Carol Cahill and Michelle Chapdelaine demonstrate Neighborhood Health Link at the October 2014 HealthFest at Seattle Center
Submitted by Carol Cahill, Research Associate, Center for Community Health and Evaluation, Group Health Research Institute
There is increasing recognition of the role that community resources play in helping people be healthy and the need for stronger linkages between those resources and primary care practices. Neighborhood Health Link (NHLink) is a web-based portal of affordable and high-quality community resources that support people in eating healthy diets, being physically active, and managing chronic conditions such as diabetes. Group Health Community Engagement sponsors NHLink as both a health promotion strategy and a clinical tool, in partnership with the Center for Community Health and Evaluation (CCHE), part of Group Health Research Institute (GHRI).
Some background: Conversations in 2010 with a number of healthcare and public health leaders pointed Group Health in the direction of strengthening clinic-community linkages as a health promotion strategy. During focus groups held in 2011 physicians at three Group Health clinics told us their patients were more likely to use a community resource like Weight Watchers if they knew the exact time and place the program was offered, but that getting information about these resources was a challenge.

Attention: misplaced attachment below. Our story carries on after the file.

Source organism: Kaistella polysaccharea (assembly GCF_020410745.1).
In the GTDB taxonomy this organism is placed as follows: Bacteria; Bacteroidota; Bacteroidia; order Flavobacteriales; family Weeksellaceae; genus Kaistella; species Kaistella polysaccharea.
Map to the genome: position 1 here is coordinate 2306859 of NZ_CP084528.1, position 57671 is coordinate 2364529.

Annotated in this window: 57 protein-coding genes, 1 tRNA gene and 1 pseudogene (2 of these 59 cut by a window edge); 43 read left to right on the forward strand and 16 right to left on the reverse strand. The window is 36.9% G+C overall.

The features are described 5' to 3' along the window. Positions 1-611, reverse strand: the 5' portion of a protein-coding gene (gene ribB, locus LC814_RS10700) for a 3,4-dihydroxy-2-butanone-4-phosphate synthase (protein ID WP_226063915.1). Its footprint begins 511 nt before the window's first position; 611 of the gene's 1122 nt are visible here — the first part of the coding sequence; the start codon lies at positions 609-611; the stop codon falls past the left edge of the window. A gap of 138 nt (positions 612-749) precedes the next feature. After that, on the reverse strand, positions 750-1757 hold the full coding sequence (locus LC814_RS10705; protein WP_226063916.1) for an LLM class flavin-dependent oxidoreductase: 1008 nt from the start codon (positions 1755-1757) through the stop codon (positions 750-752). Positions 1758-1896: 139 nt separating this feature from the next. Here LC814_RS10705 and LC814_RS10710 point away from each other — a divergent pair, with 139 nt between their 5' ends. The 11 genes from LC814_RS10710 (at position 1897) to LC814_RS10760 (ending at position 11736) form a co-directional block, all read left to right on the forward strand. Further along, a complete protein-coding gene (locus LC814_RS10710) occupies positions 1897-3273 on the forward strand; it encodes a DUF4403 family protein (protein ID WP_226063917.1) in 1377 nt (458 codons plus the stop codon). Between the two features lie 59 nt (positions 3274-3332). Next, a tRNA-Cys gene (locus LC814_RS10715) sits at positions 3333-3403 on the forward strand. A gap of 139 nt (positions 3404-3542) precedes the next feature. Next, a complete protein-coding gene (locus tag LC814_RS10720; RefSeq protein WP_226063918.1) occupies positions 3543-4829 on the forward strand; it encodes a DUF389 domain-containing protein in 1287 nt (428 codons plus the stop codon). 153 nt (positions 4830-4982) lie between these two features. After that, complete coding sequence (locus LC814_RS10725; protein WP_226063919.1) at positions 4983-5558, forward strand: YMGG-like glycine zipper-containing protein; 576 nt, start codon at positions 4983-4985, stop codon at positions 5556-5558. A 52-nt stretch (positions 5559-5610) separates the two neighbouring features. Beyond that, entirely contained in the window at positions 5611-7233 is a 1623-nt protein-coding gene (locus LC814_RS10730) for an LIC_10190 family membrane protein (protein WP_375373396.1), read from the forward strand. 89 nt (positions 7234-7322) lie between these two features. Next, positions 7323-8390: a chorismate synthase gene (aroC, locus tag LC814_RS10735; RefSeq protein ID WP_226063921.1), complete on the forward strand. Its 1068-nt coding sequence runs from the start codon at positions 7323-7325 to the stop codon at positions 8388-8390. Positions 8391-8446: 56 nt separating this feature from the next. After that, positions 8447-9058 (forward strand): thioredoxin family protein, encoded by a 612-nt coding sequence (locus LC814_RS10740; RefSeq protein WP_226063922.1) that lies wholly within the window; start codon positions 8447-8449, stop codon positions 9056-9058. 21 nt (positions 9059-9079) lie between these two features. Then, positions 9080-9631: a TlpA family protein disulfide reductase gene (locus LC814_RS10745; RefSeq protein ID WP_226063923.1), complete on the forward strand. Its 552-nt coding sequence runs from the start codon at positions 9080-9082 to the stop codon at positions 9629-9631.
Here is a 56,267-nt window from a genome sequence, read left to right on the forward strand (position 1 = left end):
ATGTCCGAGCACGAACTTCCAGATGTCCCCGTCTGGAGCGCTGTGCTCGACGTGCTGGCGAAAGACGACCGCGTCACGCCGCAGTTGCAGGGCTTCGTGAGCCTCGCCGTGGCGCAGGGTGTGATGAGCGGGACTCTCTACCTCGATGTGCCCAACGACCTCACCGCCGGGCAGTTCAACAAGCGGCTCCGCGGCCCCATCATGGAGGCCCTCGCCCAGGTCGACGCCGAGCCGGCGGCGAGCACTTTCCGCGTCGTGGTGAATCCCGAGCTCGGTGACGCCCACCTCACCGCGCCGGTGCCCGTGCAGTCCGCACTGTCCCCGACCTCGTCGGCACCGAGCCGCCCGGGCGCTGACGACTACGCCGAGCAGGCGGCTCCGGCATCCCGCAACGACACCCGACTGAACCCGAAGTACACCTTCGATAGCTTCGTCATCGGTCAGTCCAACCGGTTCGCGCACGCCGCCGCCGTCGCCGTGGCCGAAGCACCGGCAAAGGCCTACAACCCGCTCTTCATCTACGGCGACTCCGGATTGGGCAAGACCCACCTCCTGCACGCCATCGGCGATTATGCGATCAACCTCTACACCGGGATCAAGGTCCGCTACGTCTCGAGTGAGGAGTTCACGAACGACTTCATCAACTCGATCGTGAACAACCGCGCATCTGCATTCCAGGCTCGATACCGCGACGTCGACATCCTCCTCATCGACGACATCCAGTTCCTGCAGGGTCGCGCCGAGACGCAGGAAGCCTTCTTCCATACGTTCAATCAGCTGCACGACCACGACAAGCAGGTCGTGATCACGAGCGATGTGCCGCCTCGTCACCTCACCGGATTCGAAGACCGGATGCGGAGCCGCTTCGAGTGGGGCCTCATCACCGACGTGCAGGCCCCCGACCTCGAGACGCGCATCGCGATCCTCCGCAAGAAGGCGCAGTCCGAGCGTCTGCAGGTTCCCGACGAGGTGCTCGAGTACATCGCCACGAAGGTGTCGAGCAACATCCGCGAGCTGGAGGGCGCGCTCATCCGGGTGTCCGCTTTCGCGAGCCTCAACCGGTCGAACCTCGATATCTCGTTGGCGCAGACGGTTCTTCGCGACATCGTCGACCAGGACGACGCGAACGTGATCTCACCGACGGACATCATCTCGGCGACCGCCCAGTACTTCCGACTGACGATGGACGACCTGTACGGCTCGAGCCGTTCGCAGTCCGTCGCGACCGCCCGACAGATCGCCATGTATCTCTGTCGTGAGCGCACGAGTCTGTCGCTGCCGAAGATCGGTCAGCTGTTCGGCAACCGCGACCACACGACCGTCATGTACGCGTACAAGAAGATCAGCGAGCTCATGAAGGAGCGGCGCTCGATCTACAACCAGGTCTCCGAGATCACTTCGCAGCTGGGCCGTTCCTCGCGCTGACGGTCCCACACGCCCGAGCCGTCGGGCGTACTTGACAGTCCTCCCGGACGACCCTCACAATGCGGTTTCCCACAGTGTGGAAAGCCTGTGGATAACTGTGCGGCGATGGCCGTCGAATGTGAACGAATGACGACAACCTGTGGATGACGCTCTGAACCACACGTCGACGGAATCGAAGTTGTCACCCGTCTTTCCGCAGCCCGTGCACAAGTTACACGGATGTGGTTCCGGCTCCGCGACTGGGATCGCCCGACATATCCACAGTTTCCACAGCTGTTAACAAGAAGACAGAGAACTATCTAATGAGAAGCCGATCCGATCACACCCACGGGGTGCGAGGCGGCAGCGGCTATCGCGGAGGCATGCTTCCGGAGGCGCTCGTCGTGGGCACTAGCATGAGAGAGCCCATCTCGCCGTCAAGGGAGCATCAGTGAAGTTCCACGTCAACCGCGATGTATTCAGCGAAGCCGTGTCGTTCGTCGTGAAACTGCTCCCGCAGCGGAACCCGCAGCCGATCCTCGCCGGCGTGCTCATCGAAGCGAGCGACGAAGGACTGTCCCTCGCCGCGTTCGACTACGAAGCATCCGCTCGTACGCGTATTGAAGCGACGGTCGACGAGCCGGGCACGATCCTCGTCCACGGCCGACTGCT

To help fill this gap, we built NHLink from scratch and designed it to have both resource andgeographic granularity: Searches point to individual services and programs, such as women-only exercise classes in a particular ZIP code, rather than just to the organizations offering those programs. The database—with a customized interface—is hosted by NorthLight, which provides the platform for a number of statewide information and referral sites, including WIN211. One of NHLink’s special features is the ability to copy a permalink to search results and paste it into a patient’s medical record for later viewing at home.
Neighborhood Health Link was soft-launched in 2012 at a Group Health clinic in south King County. Providers and staff were given one-on-one training and NHLink was showcased at a number of staff meetings and huddles. Usage throughout the year remained disappointingly low, mainly because of lack of time to search for community resources during a patient visit. Updates to the NHLink database were put on hold after a Community Engagement position was eliminated.